DIGRA: forthcoming paper

Here's my DIGRA paper abstract. Here, I develop a salient point in my thesis and, in a dialogue with earlier commentary, explore the pattern(s) of time in videogames. The paper itself is work in progress and early comments are most welcome.

'Remembering How We Died': Memory, Death and Temporality in Videogames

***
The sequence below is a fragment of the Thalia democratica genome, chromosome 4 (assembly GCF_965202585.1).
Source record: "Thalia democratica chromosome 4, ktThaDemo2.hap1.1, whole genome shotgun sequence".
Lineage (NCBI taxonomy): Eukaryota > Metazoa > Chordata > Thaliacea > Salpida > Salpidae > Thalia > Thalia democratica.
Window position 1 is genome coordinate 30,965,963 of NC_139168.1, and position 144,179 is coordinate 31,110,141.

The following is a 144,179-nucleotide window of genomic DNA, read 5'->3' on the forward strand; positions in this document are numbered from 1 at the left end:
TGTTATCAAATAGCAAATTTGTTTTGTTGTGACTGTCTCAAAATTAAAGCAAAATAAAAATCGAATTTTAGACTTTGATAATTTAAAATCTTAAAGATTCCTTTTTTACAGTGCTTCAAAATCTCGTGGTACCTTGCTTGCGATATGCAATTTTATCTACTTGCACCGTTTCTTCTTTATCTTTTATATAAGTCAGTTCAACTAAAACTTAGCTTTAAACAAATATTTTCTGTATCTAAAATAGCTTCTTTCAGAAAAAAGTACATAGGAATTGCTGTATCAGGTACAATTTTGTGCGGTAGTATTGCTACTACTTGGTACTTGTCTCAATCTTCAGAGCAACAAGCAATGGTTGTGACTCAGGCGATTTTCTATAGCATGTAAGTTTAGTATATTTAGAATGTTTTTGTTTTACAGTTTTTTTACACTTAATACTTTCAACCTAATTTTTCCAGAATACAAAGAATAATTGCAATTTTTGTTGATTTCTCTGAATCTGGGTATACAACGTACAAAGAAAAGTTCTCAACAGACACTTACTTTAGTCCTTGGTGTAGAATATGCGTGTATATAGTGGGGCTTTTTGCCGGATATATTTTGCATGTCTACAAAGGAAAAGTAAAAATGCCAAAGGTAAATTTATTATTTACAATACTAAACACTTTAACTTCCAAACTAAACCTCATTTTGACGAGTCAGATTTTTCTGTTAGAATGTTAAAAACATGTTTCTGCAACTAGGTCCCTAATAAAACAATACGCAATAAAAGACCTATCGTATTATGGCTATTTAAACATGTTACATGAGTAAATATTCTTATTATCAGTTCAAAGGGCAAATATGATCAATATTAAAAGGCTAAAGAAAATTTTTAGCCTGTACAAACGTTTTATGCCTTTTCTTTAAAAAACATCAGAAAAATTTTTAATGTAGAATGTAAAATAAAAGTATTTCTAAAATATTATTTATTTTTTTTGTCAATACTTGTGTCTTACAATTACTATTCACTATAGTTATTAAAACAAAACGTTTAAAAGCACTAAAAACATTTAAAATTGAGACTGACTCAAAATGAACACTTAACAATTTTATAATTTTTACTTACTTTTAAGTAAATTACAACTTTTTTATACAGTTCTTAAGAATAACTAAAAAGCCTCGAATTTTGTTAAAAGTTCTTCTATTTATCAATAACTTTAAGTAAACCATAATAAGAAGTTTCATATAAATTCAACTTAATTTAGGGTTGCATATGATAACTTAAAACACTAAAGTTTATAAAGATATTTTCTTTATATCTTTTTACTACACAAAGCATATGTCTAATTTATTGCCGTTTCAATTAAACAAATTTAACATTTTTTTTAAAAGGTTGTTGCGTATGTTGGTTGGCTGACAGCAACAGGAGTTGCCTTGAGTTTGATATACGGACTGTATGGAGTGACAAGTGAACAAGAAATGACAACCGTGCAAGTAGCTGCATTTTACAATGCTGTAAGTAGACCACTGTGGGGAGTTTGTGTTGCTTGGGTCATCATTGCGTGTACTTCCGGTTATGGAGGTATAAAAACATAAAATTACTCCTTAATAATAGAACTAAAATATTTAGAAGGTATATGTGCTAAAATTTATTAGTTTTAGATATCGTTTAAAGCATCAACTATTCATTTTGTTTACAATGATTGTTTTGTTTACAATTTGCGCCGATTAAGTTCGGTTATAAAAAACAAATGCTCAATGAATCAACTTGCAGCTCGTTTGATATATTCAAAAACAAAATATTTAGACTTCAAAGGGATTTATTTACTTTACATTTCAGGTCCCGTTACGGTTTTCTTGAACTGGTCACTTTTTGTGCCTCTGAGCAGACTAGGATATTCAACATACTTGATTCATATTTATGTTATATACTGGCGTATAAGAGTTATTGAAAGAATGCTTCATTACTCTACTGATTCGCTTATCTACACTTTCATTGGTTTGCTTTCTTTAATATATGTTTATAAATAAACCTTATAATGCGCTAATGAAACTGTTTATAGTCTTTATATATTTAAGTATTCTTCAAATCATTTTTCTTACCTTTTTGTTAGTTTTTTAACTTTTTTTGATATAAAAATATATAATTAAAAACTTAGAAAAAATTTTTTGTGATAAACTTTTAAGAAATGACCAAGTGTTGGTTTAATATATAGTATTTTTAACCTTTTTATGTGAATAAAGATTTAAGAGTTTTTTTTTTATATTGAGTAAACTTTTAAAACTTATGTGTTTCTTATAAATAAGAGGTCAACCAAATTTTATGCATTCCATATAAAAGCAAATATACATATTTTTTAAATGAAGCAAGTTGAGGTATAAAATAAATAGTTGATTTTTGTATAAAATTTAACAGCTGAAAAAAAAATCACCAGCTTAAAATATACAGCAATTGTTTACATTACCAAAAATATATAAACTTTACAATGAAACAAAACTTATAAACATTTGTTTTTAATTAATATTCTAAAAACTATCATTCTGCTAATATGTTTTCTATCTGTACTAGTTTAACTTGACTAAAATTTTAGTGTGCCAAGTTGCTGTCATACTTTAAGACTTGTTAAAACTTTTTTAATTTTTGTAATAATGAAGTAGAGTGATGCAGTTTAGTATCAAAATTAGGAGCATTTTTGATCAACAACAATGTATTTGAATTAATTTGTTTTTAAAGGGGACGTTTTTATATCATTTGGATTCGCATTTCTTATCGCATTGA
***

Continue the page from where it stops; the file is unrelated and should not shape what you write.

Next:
Death is an intrinsic part of gameplay. On considering the role of killing, dying and negotiating the 'undead' in videogames, one cannot be faulted for noting in them an obsessive engagement with the act of dying. It is almost a prerequisite that the player's avatar has to 'die' many times in the process of unravelling the plot. Instead of the traditional tying and untying (desis and lusis) of narrative plots, held sacrosanct since Aristotle, videogame narratives are characterised by 'dying and undying'. The sense of an ending, as literary theorist Sir Frank Kermode calls it, is constantly frustrated by its absence in videogames. Western conceptions of ending, whether Hellenic or Judaeo-Christian, are based on telos and a linear temporality. In a culture where death is a grim finality and where resurrection is only possible by the divine, videogames seem to shockingly trivialise death by adding to it the perspective of multiplicity. Videogame theorist, Gonzalo Frasca, observes that from the perspective of real life, this reversibility can be seen as something that 'trivializes the "sacred" value of life'. This paper argues against such a conception and in doing so, it points to how videogames to a different but equally serious view of death and endings that has so far been largely ignored due to an occidental bias.